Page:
The First Line of Defense

Marty Roesch
Martin Roesch '92, Vice President and Chief Architect, Cisco Security Business Group, and CTO and Founder of Sourcefire, Inc.

In 1998, six years after graduating from Clarkson with a degree in electrical and computer engineering, Marty Roesch was spending his working week pouring over contracts for the Department of Defense. At night and on weekends he was creating a downloadable intruder detection program (IDP) on Linux. “I was interested in cybersecurity, and the open-source model was a new concept at the time,” he says.

He called the program that he developed “Snort.”

Two years after releasing Snort, it was the most downloaded IDP program on the market, with more than four million users worldwide.

In 2001, Roesch decided the time was right to take another gamble; he left his position at a start-up company, attracted four employees and launched Sourcefire. His goal was to scale up Snort and develop commercial products for larger companies.

That gamble paid off. By 2009, Sourcefire 3D System was utilized by 80 percent of Fortune 100 companies and 42 percent of the Global 500.

In 2013, Sourcefire — and the no-cost software Roesch developed back in 2008 — was sold for $2.7 billion to Cisco Systems, Inc.

Pick Your Moments.

Snort was successful because it was the right technology at the right time. It took advantage of a new platform — open source technology — and addressed a serious problem — cyber security.

You must have a clear sense of where you are and where you need to go, and risk taking is always involved. I am probably one of the least risk adverse people on the planet and that has served me well. Great entrepreneurs have an overdeveloped sense of optimism and an underdeveloped sense of fear.

In 2013, Sourcefire — and the no-cost software Martin Roesch developed back in 2008 — was sold for $2.7 billion to Cisco Systems, Inc.

As an Entrepreneur You Need an Unfair Advantage

Because I used Linux, I built Snort in front of the user community. I was getting real-time feedback and interacting with my customers from day one. That gave me an advantage. I could fine-tune the software, and the users were spreading the word about the program.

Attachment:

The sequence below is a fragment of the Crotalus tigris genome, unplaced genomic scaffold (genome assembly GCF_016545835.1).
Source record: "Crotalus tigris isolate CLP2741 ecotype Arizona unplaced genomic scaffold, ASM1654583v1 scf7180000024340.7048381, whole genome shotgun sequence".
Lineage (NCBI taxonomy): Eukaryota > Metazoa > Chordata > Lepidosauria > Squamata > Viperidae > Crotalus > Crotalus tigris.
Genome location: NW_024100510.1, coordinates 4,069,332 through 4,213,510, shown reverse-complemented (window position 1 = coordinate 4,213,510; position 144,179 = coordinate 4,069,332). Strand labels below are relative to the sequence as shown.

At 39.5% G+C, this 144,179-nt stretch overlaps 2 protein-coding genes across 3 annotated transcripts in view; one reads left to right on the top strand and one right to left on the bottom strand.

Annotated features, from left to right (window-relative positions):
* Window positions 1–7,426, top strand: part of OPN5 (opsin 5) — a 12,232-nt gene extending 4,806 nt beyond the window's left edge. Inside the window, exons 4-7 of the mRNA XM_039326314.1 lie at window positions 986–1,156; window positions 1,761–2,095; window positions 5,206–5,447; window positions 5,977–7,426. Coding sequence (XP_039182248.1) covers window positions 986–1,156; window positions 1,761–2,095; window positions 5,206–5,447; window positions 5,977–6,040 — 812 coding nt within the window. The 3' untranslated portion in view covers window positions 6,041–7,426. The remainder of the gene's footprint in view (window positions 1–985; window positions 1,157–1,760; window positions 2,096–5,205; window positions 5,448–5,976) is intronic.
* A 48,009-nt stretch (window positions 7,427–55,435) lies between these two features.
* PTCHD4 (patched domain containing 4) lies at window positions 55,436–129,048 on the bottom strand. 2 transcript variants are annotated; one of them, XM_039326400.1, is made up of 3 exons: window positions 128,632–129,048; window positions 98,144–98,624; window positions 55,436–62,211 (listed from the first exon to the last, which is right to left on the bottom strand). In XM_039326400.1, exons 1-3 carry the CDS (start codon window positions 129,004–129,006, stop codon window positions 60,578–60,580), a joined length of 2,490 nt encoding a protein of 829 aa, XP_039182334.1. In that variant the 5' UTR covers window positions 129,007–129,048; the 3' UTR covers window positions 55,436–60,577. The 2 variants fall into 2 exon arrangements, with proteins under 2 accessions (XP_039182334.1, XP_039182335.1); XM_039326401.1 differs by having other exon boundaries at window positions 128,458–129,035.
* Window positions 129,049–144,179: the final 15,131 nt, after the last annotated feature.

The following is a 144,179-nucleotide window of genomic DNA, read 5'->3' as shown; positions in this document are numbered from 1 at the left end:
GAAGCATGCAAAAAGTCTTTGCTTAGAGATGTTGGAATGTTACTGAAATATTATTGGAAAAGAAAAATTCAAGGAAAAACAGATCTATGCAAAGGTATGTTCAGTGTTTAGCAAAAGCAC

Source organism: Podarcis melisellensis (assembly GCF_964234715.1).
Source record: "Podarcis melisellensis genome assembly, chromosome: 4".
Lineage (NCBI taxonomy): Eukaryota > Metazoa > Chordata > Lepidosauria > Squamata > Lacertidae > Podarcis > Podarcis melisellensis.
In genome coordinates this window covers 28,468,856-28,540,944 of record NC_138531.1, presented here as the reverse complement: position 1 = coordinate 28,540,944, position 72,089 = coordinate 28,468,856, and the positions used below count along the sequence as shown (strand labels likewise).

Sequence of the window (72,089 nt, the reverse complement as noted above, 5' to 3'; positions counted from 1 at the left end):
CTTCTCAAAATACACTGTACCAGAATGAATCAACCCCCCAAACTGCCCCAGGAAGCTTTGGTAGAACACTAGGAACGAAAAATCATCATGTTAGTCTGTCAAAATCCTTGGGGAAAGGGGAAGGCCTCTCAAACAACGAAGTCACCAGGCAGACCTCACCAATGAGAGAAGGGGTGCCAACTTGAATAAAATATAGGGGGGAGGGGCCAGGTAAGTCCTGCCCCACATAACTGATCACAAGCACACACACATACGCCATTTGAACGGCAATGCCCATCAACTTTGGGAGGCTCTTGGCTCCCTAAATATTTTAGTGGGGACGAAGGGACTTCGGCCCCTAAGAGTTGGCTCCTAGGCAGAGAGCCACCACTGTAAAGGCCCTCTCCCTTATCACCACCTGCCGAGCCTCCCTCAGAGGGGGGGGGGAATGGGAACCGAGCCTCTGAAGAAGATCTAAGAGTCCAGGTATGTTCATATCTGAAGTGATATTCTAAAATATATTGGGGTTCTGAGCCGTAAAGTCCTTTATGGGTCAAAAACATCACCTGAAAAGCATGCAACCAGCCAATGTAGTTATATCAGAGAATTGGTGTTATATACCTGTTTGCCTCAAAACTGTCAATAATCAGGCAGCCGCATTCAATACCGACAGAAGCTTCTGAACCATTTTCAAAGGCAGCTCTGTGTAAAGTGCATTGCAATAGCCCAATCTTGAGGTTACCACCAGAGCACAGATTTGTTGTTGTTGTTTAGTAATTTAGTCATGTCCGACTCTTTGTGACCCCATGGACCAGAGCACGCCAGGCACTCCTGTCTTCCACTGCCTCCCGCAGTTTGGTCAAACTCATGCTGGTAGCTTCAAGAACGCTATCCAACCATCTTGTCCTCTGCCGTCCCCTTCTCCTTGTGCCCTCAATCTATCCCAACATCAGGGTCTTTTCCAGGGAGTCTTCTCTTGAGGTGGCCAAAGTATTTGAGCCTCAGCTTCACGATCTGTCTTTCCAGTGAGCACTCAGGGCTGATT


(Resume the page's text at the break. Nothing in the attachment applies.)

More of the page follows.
Two years after I wrote my first line of code, Snort had four million users worldwide. When I went to tech conferences people knew who I was. And, in the high-tech world, your track record is everything. So, when I decided to start a company, I already had a reputation and a following. 

That gave me another advantage that I really needed because now I had to convince people to pay for something that they had been getting for free!

Know What You Know and Know What You Don’t Know 

It’s just as important to know your weaknesses as your strengths. Too many entrepreneurs have trouble letting go. They want to control every aspect of their company. But no one is great at everything. You may have vastly superior technology, but that won’t matter if you don’t know how to sell it.

Start-ups often fail because people let their egos get in the way.

I am always willing to admit when I don’t know something. Investors like that about me. My skills are product development and innovation. I am not really a business person. So one of the first things I did when I started Sourcefire was to hire a CEO.

Assemble a Team You Can Work With 

Don’t just hire great people. Hire great people you can work with. There is a difference.